For ultrasonic scattering at reflectors longer than the beam width which cross section sizes are much smaller than the wave length the scattered wave amplitude is directly proportional to the cross section area of the scatterer. For cylindrical reflectors it means, for example, that scattered wave amplitude is proportional to the square root of the cylinder diameter.

In the case of surface notches the general shape of this relationship depends not only on the notch height but also on the notch width. If we consider “narrow notches”, similar to the surface fatigue cracks, we can say that scattered wave amplitude is directly proportional to the notch depth (not to the 3 or 2 power of the depth). This linear relationship can be sometimes used for depth measurements of tiny surface cracks.

The problems of ultrasonic waves scattering are rather complicated and are not well treated at standard NDT UT courses. For interested NDT specialists I would recommend a paper by I.N. Jermolov, The Reflection of Ultrasonic Waves from Targets of Simple Geometry., Non-Destr. Test. 5 (1972), 2, p 87-91 which describes the problem in more details.

    
 
 
Jaeseok Park
R & D,
DOOSAN, South Korea, Joined Jun 2009, 10

Jaeseok Park

R & D,
DOOSAN,
South Korea,
Joined Jun 2009
10
03:49 Jun-09-2009
Re: Distance Law for Notch Reflection of Ultrasound
In Reply to Slawomir Mackiewicz at 16:32 Jun-08-2009 .

Thank you very much for all.

    
 
 
S.V.Swamy
Engineering, - Material Testing Inspection & Quality Control
Retired from Nuclear Fuel Complex , India, Joined Feb 2001, 787

S.V.Swamy

Engineering, - Material Testing Inspection & Quality Control
Retired from Nuclear Fuel Complex ,
India,
Joined Feb 2001
787
06:11 Jun-09-2009
Re: Distance Law for Notch Reflection of Ultrasound
In Reply to Jaeseok Park at 03:49 Jun-09-2009 .

I would suggest that in addition to theoretical modelling, practical experiments should also be carried out and attempts should be made to make the theoretical model come close to the reality.

Best wishes.

Swamy

    
 
 
lobgeois luce
lobgeois luce
15:26 Aug-18-2009
Re: Distance Law for Notch Reflection of Ultrasound
In Reply to Slawomir Mackiewicz at 16:32 Jun-08-2009 .

Good Afternoon,
I'm working for EDF (Electricité de France) for Non Destructive Testing Qualification and especially for technical justifications. Nowadays, several models are used to justify the conception of industrial applications.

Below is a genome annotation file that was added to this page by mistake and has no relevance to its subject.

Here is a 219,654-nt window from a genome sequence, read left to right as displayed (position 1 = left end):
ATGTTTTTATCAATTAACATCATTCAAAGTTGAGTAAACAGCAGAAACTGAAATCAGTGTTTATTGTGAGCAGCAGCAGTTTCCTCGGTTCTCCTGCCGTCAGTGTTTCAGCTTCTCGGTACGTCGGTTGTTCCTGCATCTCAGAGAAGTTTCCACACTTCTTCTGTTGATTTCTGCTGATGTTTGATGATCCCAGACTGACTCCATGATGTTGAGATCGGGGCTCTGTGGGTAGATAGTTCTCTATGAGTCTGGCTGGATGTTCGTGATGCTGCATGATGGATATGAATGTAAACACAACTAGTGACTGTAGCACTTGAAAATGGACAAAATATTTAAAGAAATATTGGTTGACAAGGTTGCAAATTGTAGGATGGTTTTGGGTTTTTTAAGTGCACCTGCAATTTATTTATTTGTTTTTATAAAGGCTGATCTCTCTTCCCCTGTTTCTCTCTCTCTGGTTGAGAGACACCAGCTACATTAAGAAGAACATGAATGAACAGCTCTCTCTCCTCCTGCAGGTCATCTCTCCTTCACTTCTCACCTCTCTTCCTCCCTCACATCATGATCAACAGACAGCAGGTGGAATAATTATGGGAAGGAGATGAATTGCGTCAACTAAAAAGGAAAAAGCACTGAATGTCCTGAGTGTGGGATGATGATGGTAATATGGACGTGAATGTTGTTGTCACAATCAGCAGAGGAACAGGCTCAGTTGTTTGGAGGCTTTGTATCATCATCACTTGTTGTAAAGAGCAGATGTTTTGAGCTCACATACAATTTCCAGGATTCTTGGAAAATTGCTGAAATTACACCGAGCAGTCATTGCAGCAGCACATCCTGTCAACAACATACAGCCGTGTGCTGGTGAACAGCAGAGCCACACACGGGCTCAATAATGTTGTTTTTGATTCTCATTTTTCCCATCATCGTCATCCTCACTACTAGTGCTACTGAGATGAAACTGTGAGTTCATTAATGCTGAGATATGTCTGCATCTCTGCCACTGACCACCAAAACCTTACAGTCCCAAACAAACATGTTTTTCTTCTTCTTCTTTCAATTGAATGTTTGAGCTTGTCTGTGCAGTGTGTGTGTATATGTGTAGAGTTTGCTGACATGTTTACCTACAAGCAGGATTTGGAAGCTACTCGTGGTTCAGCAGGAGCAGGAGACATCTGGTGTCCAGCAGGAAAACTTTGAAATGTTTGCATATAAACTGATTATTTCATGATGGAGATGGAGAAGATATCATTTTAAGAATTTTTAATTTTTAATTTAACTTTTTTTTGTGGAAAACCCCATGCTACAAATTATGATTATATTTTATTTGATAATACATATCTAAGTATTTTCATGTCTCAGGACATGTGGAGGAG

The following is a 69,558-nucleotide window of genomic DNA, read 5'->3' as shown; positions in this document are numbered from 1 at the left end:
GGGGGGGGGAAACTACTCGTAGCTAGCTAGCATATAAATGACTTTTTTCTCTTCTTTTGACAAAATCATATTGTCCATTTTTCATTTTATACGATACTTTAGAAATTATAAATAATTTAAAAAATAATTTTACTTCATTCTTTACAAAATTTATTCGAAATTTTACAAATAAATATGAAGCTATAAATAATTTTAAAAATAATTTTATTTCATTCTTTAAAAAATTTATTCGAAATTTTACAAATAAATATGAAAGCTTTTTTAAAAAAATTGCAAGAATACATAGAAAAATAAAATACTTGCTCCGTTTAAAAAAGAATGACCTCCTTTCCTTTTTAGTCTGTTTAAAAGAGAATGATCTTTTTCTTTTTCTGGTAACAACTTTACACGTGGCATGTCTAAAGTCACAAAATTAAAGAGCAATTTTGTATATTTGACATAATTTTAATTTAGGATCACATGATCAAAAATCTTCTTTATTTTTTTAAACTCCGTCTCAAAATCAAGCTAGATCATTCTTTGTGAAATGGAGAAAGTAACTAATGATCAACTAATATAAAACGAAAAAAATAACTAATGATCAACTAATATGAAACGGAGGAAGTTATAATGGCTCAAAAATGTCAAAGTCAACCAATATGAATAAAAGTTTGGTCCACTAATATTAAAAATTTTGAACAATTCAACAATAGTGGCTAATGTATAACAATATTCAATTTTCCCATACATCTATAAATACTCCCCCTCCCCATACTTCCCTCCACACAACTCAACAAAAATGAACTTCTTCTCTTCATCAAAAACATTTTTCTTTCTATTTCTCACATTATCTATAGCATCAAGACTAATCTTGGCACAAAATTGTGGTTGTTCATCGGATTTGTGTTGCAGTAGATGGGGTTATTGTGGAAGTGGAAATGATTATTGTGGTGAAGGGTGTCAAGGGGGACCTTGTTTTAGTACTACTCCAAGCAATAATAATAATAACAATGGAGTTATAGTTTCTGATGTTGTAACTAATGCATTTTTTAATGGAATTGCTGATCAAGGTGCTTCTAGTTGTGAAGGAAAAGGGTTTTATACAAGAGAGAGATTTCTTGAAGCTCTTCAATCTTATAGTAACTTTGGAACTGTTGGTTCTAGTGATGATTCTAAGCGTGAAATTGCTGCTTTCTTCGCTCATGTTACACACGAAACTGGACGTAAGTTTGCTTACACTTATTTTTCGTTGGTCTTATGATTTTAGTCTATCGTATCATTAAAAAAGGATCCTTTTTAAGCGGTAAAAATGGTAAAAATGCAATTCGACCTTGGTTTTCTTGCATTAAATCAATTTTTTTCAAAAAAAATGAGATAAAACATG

I try to collect the scattering theory / basic principles (GTD and Kirchhoff) for the following configurations: direct pulse echo, corner effect and TOFD.
Do you know if I could find something about it in the article you mention in your message (reflection of ultrasonic waves from targets of simple geometry)?
If yes, could you send me a copy? If no, do you know where it is possible to find anything understandable, because as you wrotte it isn't well treated in NDT curses.
Regards.

    
 
 

Product Spotlight

NovaScope 6000

The all-digital Novascope 6000 is a portable, ultra-high precision thickness gauge for high-speed
...
thickness measurement. Novascope 6000 has unmatched capabilities and unique features including: •Superior Resolution with high contrast, high-speed color RF display •High pulser voltage •Real-time video output •Increased internal/external data storage •Programmable SetUp features •Battery & AC Powered
>

Navic - Steerable Modular Automated Scanner

The Navic is a modular, motorized, steerable scanner designed to carry multiple attachments used
...
in various scanning and inspection applications. The Navic is capable of weld scanning (girth welds and long seam welds), automated corrosion mapping, and tank scanning.
>

Panther

M2M PANTHER is a phased-array equipment designed for both desktop and industrial applications, offer
...
ing unparalleled performance in a compact unit. It combines the speed required for industrial integrated Phased-Array Ultrasound (PAUT) solutions, with the most complete set of total focusing method (TFM) imaging techniques, making it the ultimate tool for R&D and procedure qualification.
>

EKOSCAN Phased Array

In order to always fit your needs, EKOSCAN can manufacture any type of UT transducer, either convent
...
ional or Phased Array. As an ISO 9001: 2015 certified company, EKOSCAN is extremely careful as far a material selection and manufacturing processes are concerned. Our probes guarantee our customers the benefits of latest innovations regarding piezo-composite, backing, impedance adaptation layer, etc. Specific probes for hostile environment: high temperature, high pressure, corrosive environment,etc. Specific probes designed to fit your specific application: optimization of every parameter to guarantee you the best detection.
>

Share...
We use technical and analytics cookies to ensure that we will give you the best experience of our website - More Info
Accept
top
this is debug window